13 February 2017

Cohabitation Records – Invaluable to Documenting Marriages of Those Formerly Enslaved #BlackHistoryMonth

Cohabitation Records – Invaluable to Documenting Marriages of Those Formerly Enslaved

As we celebrate Black History Month, we are reminded what rich records cohabitation records can be via a brand new YouTube video from the State Library of North Carolina, Using North Carolina Cohabitation Records to research your African American ancestors.

As a refresher, cohabitation records reflect those “unions’ that occurred before the end of the civil war and were typically recorded 1866-1868.

The mentioned video shares a bit about researching these records in NC. Learn more via First Wednesdays – Cohabitation Certificates (North Carolina Civil War 150 blog). Some of the NC cohabitation bonds can also be found in the State Archives of North Carolina catalog, MARS.  For example, if you search on call number CR.010.606, this brings up the cohabitation records indexed for Bertie County, or on C.003.928 for those for Alexander County, or C.018.63001 for Camden County and so on.  Not all counties for which cohabitation bonds survive are found in the catalog and it’s always worth a check.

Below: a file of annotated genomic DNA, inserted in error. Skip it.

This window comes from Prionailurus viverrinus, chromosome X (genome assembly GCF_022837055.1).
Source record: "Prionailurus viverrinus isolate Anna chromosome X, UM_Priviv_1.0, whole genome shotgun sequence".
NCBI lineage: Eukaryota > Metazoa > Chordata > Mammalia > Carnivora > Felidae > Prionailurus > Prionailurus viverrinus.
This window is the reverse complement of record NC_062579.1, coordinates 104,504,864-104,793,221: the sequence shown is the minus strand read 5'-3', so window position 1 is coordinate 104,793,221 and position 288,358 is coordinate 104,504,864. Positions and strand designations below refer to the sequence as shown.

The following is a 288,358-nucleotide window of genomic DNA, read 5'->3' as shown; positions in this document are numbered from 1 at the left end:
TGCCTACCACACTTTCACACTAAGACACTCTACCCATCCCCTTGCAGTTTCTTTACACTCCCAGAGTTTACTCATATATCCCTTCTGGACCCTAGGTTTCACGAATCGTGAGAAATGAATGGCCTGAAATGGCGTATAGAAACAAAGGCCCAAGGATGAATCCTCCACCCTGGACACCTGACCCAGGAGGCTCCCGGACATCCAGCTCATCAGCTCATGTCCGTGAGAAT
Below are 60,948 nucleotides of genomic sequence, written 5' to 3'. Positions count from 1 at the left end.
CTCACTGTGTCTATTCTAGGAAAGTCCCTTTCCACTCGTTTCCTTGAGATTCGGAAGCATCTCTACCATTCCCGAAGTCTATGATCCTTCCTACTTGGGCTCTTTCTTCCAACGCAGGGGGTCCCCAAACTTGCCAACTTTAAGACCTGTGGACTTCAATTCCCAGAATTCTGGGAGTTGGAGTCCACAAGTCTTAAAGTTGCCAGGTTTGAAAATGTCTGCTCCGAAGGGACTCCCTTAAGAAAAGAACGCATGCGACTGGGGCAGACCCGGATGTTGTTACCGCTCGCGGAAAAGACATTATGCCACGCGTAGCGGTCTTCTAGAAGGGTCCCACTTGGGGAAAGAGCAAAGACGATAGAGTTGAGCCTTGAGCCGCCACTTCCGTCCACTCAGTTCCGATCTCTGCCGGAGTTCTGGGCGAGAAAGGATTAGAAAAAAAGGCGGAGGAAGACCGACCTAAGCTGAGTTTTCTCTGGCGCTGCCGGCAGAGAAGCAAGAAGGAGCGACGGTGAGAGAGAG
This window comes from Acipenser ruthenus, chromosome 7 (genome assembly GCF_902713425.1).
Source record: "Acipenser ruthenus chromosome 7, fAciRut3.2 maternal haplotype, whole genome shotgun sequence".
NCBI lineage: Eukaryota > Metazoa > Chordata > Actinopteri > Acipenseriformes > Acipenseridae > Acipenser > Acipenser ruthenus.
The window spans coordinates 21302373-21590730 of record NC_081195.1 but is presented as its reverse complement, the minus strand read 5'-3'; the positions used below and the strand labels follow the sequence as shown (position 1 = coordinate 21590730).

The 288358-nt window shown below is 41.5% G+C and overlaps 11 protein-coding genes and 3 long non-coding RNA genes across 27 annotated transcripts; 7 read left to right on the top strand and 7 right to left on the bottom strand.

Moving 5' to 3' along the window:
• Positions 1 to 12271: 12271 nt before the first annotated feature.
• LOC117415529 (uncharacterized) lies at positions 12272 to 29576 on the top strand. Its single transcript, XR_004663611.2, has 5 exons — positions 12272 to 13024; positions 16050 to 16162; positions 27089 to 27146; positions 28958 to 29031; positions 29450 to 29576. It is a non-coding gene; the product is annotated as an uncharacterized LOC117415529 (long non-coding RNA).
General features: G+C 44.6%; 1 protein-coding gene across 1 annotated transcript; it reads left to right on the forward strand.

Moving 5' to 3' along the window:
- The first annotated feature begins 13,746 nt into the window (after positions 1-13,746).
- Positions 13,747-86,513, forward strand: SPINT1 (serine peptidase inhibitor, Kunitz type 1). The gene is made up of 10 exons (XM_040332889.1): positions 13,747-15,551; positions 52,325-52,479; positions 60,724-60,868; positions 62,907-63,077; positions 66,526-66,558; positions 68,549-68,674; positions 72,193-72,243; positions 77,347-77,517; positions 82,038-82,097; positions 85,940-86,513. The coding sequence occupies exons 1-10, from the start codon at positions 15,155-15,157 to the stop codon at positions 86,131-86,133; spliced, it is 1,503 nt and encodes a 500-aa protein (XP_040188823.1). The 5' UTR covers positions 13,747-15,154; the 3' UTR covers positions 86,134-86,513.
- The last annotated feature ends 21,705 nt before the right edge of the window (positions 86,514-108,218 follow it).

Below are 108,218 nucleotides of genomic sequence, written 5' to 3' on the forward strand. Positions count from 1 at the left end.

Do know that for other southern states, cohabitation records were created, though, not always by the state.  The Freedmen’s Bureau also registered slave unions in the immediate post-Civil War era. There is a great article in Prologue (from NARA) that talks about Freedmen’s Bureau Marriage Records and the situation in each of the southern states.  A must read!

Additionally, Virginia, via its “Register of Colored Persons, xxx County, State of Virginia, Cohabitating Together as Husband and Wife,” as records created by the Freedmen’s Bureau and are accessible through this link.

If you are seeking evidence of a slave-era union/marriage, do check out these records.  Though, recognize that “both parties” had to be alive for such a union/marriage to be found via post-Civil War marriage records!  If one party was already deceased, no record.  And, some couples opted not to register their union/marriage.

Were you successful in finding your ancestor’s cohabitation records?

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